Friday 22 September 2017

The realities of vineyard work revealed at Plumpton

Emma Garbutt, a student at Plumpton College, recounts an exciting and informative visit by wine-making professionals from Greyfrairs Vineyard in Surrey

“This afternoon saw wine production students attend the first lunchtime wine career presentation. Today’s  speakers were Mike Wagstaff and David Line, owner and vineyard manager from Greyfriars Vineyard in Surrey, who talked about their vineyard, their roles, and what advice they would give to students when approaching the industry after graduation. Wine lecturer Tony Milanowski led the session, giving a quick history lesson on Greyfriars vineyard and then latterly introducing Mike and David with their backgrounds in the oil and music industries.

“The session continued in an interview style, with Tony quizzing Mike and David on everything from what a typical day for each of them would be, to what the most unusual things that their jobs have led them to do. All of which yielded a range of amusing, thought-provoking and interesting answers. There were stories about being stopped at European borders on suspicion of smuggling people, when actually they were just importing grape press and other winery equipment back to the vineyard. All students were also warned that using Facebook whilst driving a tractor may results in the need to do some emergency trellis repairs!

“The more thought-provoking points from the talk included the realities of vineyard work being monotonous. What you have to do once, you often have to do thousands of times depending on the number of vines in the vineyard.  The importance of a good selection of music on your iPod when having 40,000 vines to prune; to the realities of the amount of paperwork to do day-in day-out were discussed. Also the problems of using equipment imported from abroad; when it goes wrong you have to fix it yourself, as there is not the support network of ‘local’ technicians in the UK like there is in other wine producing regions. The main advice given to everyone was to get as much practical experience as possible as it will all help with every aspect of the industry, don’t take shortcuts in anything and always check your tractors! Student questions for Mike and David covered topics from approaches to the leasing of land and being aware of buyout clauses, length of contract for the best returns on investments to the realities of health and safety when in such a small winery.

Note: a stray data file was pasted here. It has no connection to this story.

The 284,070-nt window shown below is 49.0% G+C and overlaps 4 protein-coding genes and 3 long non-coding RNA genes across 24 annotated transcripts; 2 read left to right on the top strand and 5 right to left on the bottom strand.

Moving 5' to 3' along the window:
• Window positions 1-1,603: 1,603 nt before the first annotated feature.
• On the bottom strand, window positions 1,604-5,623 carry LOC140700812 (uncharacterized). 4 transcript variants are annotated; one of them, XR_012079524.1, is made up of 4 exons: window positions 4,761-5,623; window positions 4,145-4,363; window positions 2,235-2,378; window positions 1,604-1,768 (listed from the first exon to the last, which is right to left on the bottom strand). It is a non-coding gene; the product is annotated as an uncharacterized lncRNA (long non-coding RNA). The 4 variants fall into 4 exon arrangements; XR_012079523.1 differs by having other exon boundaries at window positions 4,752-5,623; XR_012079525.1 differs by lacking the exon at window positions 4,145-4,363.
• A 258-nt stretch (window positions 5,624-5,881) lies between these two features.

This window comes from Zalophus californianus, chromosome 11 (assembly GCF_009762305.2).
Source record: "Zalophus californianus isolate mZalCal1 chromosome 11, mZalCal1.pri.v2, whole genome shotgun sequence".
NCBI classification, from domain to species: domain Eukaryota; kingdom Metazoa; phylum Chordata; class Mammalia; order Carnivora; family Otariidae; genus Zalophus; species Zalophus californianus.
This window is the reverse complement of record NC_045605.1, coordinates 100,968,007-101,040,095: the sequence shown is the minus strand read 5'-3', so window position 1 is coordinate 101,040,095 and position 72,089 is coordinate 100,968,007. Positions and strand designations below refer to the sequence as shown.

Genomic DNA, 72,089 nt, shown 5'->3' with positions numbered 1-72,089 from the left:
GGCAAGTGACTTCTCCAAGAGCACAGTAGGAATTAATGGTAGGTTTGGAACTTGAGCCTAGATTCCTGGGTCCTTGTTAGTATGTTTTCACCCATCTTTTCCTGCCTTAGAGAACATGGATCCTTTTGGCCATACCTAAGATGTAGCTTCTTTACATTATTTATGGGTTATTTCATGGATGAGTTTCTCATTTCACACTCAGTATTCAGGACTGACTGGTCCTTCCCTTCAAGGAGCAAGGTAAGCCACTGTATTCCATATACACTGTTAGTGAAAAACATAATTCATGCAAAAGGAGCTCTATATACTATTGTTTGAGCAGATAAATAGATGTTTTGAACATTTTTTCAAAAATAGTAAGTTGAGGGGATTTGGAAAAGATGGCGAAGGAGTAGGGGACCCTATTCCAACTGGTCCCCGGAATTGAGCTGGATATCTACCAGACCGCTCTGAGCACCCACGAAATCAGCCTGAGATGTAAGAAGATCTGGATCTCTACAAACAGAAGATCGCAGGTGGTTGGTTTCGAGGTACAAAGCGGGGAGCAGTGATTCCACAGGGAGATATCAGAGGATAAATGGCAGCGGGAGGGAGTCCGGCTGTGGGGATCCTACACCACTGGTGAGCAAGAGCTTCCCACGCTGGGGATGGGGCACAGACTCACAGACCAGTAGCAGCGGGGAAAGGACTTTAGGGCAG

“All in all, the 45-minute session was an enjoyable and very interesting experience for everyone involved, with the added bonus of tasting the first wine that they had produced since Mike bought the vineyard in 2010 – their sparkling rosé, a Pinot Noir Chardonnay blend from 2011, which was a lovely treat for us all!”